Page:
Market Overview

China's Gaming Crackdown Is Tencent's Major Headwind Going Into 2019

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Tencent Holdings Limited (OTC: TCEHY) has had a horrifying year so far, thanks to a slowdown in online gaming due to a stalled approval process in China and stringent regulations.

The company, along with NetEase Inc (NASDAQ: NTES), is among the biggest game distributors in China. Tencent also operates WeChat, China's dominant social network that has more than 1 billion users.

Online games accounted for almost 32 percent of Tencent's third-quarter 2018 revenues, which declined 4 percent year over year to RMB 25,813 million. The decline can be attributed to a slump in PC and smartphone gaming revenues.

Moreover, sluggish VAS revenue growth (almost 55 percent of revenues) and unfavorable revenue mix hurt Tencent's results. The ongoing shift toward lower-margin smartphone games has been eating into VAS gross margin. Higher content cost of video streaming subscriptions also hurt profitability. These factors along with lower interest income from payment business dealt a major blow to the stock.

Notably, Tencent has lost more than $200 billion in market value since its peak in January. The stock has lost 27 percent this year compared with the S&P 500 Composite's decline of 4.7 percent.

Stalemate Situation

China is the world's largest video game market in terms of users (527 million) and revenues. However, a halted approval process, saturated market conditions and intensifying competition from short video apps like Douyin and Kuaishou have been major deterrents in 2018.

Notably, the State Administration of Radio and Television, which is in charge of monitoring games and other entertainment content, stopped giving new licenses since March 28. The held-up approval resulted in estimated revenue loss of almost $1.4 billion till October-end, according to SuperData Research, as quoted by The Wall Street Journal.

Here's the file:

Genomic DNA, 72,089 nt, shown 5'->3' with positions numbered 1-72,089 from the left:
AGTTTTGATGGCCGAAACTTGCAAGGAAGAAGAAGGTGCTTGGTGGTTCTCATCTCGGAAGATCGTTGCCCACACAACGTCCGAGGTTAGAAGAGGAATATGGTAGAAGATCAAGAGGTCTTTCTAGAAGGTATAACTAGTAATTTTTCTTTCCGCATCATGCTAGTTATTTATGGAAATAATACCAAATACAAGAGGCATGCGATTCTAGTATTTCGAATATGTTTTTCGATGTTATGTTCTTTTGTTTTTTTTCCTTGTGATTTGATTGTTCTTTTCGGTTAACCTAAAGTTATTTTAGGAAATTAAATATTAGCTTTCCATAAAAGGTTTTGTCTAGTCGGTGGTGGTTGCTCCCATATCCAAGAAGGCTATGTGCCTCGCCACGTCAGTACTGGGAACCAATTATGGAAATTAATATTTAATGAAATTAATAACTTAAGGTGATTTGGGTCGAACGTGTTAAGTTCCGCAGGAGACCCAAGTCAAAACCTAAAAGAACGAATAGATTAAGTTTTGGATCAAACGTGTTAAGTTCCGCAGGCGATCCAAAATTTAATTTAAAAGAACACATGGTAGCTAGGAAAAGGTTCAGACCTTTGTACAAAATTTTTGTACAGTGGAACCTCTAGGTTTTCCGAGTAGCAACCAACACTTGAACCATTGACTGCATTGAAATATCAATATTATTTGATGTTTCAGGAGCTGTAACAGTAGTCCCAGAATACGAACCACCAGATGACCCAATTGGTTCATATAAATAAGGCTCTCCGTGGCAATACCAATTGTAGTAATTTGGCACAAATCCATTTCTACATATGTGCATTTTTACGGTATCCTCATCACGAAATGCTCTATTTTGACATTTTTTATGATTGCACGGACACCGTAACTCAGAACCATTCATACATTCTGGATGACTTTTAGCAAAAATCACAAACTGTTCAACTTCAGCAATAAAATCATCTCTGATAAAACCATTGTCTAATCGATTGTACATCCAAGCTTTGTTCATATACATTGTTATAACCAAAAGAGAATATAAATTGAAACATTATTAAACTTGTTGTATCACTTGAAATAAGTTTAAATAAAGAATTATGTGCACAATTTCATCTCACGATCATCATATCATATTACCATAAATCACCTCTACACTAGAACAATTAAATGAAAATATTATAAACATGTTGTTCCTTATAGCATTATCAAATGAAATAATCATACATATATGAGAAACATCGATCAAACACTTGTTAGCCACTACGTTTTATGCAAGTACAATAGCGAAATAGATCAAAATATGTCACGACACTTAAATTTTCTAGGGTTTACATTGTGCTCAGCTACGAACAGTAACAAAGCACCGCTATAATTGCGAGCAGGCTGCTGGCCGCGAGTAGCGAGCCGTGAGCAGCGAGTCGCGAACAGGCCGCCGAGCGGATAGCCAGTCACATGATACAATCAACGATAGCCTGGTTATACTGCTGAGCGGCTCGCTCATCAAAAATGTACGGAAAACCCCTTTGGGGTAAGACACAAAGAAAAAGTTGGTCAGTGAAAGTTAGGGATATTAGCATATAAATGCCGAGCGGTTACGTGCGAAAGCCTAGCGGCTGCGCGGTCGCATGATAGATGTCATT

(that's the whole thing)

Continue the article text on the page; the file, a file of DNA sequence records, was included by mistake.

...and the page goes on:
Further, in August, the Chinese Education Ministry announced plans to limit the number of online games and the amount of time kids spend playing on electronic devices. The ministry cited the measures as part of government's effort to reduce eye-related problems.

Moreover, increasing regulatory crackdown compelled the company to shut down its popular Everyday Texas Hold'em poker game. Tencent also pulled down Monster Hunter: World from its WeGame platform.

Tencent is yet to receive full approval to introduce PC versions for two of the world's hot favorites — PlayerUnknown's Battlegrounds (PUBG) and Fortnite. It is also not been authorized to monetize the mobile version of PUBG.

Although PUBG's growing popularity is a big win, the free game is cannibalizing other higher revenue-earning games for Tencent. Moreover, the ongoing user transition to mobile gaming from PCs is expected to hurt the top line in 2019.

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The preceding article is from one of our external contributors. It does not represent the opinion of Benzinga and has not been edited.

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